Kremlin power struggles deepens factional tensions. Nina L. Khrushcheva (Globe and Mail) argues that in Russia, the prosecution or punishment of public figures has typically been reserved for those opposing Vladimir Putin’s rule or his “special military operation” in Ukraine (the Kremlin has mandated the use of the term “special military operation” for its full-scale invasion of Ukraine. Censorship laws, enacted in the early days of the war, enable authorities to arrest/imprison individuals who criticize Russia’s actions in Ukraine or merely refer to the situation as a “war”), particularly if they are not high-ranking officials. However, the recent arrest of Deputy Defence Minister Timur Ivanov for alleged bribery defies these norms, indicating deepening tensions among powerful factions within Russia due to the absence of coherent leadership from Putin. This internal discord underscores the instability as Russia’s elites, who were compelled to align with Putin’s vision following the all-out war with Ukraine on February 22, 2022, are increasingly forced to improvise without clear strategic direction. Consequently, the state’s former monolithic structure is fracturing, with groups like the FSB seizing opportunities to weaken rivals such as the Defence Ministry, epitomized by Ivanov’s fall and Sergei Shoigu’s demotion. These internal conflicts and reshuffles, including the rise of Andrei Belousov as Defence Minister and Aleksei Dyumin’s new role, suggest a Kremlin effort to reorganize around the war agenda. Nevertheless, the lack of consultation and clarity in Putin’s policies risks undermining his support, mirroring historical precedents. For instance, Khrushchev’s unilateral de-Stalinization efforts and Gorbachev’s top-down perestroika reforms, both pursued without building broad consensus, led to significant political upheaval and their eventual ousters. “Russian history suggests that policies pursued without sufficient consultation or clarity can become a threat to a leader’s rule, with support quickly turning into opposition,” Khrushcheva adds. This lesson is crucial for Putin, who, despite admiring Stalin, could learn from the pitfalls faced by Khrushchev and Gorbachev, she concludes. 

G7 officials advance discussions on frozen Russian assets for Ukraine. David Mchugh (Globe and Mail) reminds readers that financial officials from the Group of Seven (G7) democracies are making headway on a U.S. proposal to leverage frozen Russian assets to fund Ukraine, but a final agreement remains pending until the June summit of national leaders. The meeting, held in Stresa, Italy, saw officials discussing how to utilize the estimated $260 billion in Russian central bank assets frozen following Russia’s invasion of Ukraine. Host Finance Minister Giancarlo Giorgetti acknowledged the progress but cited ongoing “legal and technical issues” that need resolution. The U.S. Congress has authorized the seizure of $5 billion in Russian assets within the U.S., while European nations, holding most of the frozen assets, are cautious due to legal concerns and potential Russian retaliation. U.S. Treasury Secretary Janet Yellen’s proposal to borrow against future interest from these assets, potentially releasing $50 billion for Ukraine, faces European apprehensions regarding its legal complexities and the risk of Russian countermeasures. Additionally, the G7 finance ministers addressed the issue of China’s state-backed green energy technology production, which the U.S. views as a threat to global economic stability. The U.S. has imposed significant tariffs on Chinese imports, including a 100% tariff on electric vehicles (EVs), to protect its economy from inexpensive Chinese goods. The U.S. position emphasizes that China’s overcapacity poses a risk not only to American industries but also to other G7 and developing countries, as it undermines the competitiveness of local companies worldwide.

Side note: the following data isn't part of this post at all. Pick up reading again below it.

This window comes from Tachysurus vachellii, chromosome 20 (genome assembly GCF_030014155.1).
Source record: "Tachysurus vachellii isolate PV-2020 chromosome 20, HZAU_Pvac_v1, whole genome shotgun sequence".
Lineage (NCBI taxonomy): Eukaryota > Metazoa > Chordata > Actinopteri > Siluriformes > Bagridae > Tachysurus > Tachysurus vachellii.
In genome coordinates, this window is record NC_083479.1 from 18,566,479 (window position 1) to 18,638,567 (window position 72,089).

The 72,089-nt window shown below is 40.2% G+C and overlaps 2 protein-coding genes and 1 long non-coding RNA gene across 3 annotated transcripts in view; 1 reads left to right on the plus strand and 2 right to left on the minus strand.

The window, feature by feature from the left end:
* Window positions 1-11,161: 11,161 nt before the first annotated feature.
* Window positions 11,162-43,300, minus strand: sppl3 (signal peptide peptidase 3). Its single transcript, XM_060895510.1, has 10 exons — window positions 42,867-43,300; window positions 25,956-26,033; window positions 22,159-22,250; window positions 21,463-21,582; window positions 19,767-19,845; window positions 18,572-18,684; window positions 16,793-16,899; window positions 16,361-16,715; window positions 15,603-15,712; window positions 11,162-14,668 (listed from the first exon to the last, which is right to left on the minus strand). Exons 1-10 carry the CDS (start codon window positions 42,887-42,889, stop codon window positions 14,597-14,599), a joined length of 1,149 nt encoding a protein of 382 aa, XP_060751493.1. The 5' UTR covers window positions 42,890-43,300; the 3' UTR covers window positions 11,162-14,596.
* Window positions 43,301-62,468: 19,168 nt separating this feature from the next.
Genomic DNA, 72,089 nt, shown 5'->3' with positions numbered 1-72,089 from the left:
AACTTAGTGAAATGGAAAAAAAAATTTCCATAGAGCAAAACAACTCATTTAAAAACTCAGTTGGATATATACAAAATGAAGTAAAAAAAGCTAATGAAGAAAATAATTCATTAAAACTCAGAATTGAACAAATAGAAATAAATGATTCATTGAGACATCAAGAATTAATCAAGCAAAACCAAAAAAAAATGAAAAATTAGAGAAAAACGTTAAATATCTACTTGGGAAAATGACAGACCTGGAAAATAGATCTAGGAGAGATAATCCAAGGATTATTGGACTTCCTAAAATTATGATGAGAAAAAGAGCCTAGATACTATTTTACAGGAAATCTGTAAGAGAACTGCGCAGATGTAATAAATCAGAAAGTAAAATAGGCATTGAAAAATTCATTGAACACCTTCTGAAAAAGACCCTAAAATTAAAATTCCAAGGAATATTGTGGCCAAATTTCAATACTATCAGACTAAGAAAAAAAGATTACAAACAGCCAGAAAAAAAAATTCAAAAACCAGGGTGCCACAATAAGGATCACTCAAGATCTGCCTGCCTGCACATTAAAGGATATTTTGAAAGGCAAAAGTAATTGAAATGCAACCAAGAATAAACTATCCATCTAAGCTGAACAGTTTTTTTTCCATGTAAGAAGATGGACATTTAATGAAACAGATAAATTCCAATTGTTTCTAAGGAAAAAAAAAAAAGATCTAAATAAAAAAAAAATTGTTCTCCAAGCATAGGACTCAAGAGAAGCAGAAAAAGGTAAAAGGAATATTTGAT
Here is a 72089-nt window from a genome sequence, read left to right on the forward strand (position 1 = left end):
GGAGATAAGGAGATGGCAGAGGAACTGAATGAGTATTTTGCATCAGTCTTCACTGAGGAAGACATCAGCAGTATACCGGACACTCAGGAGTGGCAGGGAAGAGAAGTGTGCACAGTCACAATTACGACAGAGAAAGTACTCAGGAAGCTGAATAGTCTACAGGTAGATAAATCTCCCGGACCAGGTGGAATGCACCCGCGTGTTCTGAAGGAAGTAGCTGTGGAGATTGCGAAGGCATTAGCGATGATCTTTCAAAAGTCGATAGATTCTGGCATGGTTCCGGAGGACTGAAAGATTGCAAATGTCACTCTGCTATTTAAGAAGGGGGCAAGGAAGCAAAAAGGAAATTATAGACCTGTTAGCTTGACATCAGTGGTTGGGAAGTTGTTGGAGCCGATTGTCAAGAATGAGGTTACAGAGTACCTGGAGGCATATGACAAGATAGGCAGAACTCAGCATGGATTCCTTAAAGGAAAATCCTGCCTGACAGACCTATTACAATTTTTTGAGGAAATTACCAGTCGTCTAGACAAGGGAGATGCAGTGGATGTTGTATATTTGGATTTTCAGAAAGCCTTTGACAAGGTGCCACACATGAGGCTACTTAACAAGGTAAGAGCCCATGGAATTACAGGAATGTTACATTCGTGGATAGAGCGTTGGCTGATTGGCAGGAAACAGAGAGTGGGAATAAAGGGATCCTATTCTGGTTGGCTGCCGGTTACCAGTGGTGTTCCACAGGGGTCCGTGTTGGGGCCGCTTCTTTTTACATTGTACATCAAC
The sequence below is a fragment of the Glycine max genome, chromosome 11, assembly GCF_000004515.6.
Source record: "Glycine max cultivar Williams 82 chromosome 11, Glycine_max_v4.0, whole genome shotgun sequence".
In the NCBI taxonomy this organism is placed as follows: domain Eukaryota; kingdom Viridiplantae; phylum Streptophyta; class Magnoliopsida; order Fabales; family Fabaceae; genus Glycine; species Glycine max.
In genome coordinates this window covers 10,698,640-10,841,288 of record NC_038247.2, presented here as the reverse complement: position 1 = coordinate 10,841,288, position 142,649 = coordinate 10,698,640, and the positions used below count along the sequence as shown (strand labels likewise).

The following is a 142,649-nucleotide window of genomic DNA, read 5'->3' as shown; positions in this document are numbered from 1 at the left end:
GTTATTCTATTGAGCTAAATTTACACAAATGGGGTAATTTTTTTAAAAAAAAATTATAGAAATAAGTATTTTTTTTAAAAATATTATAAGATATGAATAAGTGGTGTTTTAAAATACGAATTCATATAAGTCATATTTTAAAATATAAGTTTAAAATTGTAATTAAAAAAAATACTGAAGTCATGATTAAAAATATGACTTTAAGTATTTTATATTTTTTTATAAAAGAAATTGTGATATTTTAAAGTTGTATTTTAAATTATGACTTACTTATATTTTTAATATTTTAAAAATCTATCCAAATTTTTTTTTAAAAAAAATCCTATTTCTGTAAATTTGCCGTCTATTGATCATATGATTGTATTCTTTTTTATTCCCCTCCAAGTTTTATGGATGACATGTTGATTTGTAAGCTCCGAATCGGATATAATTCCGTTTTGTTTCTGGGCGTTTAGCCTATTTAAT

Media Monitoring Service

Media Monitoring Service (MMS) critically assess dominant narratives, including a special focus on disinformation, in selected key Canadian and US publications regarding contemporary Ukraine. The purpose of MMS is to inform experts and the general public about how Ukraine and Ukraine-related events are covered and reported on and to alert them to contentious ideas and claims that may be perpetuated in the media to Ukraine’s detriment. Read more

Leave a Reply

Your email address will not be published. Required fields are marked *

This site uses Akismet to reduce spam. Learn how your comment data is processed.

Stay Up To Date

Subscribe to our email list for regular updates, direct to your inbox.